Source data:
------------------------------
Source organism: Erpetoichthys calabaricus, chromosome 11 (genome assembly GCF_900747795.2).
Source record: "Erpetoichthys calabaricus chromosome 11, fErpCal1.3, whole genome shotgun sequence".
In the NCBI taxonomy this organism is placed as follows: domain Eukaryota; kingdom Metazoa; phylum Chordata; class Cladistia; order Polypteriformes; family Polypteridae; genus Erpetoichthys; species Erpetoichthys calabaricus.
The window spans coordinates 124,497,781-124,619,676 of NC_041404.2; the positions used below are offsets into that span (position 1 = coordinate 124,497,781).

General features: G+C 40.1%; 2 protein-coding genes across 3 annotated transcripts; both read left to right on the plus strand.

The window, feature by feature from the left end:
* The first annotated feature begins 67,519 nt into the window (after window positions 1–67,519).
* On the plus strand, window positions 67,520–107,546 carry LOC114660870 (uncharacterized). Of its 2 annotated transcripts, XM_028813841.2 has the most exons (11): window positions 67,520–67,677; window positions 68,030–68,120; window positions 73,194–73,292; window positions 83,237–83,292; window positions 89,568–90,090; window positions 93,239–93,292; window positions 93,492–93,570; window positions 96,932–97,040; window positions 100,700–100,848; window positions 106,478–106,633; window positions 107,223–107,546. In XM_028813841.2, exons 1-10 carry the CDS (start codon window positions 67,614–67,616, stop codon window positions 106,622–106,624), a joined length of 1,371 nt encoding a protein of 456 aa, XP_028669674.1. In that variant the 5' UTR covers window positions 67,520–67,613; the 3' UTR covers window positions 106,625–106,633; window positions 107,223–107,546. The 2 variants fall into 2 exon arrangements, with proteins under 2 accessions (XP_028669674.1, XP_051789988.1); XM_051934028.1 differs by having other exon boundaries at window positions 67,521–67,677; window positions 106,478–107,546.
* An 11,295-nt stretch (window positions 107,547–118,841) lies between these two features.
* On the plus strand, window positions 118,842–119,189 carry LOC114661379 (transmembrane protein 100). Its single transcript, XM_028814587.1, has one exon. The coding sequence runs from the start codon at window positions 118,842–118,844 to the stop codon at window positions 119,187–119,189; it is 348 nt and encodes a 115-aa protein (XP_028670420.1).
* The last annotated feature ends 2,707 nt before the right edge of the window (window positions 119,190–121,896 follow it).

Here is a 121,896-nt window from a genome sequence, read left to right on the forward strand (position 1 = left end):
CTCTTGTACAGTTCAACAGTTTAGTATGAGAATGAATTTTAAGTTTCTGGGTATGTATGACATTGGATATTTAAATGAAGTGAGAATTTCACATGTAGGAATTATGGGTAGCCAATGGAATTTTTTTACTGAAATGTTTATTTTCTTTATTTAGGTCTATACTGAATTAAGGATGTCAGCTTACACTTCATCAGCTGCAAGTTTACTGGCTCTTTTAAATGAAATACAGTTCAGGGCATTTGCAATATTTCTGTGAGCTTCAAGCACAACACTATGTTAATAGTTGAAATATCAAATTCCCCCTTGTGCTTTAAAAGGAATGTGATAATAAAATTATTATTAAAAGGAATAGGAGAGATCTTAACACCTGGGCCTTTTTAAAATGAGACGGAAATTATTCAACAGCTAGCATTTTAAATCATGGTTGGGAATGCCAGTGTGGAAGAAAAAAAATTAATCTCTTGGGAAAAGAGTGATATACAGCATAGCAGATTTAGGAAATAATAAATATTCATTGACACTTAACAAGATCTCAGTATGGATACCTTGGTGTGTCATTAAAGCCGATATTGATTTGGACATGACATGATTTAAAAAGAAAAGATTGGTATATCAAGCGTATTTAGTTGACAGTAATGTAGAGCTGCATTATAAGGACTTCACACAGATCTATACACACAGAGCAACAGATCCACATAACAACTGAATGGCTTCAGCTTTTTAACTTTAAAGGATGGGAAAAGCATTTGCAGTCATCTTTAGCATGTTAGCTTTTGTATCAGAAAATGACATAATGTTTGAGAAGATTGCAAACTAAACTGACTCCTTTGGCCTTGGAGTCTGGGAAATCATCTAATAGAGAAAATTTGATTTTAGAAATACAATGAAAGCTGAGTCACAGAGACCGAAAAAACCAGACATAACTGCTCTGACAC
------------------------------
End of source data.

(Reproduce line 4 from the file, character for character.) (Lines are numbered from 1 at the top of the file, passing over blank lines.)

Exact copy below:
The window spans coordinates 124,497,781-124,619,676 of NC_041404.2; the positions used below are offsets into that span (position 1 = coordinate 124,497,781).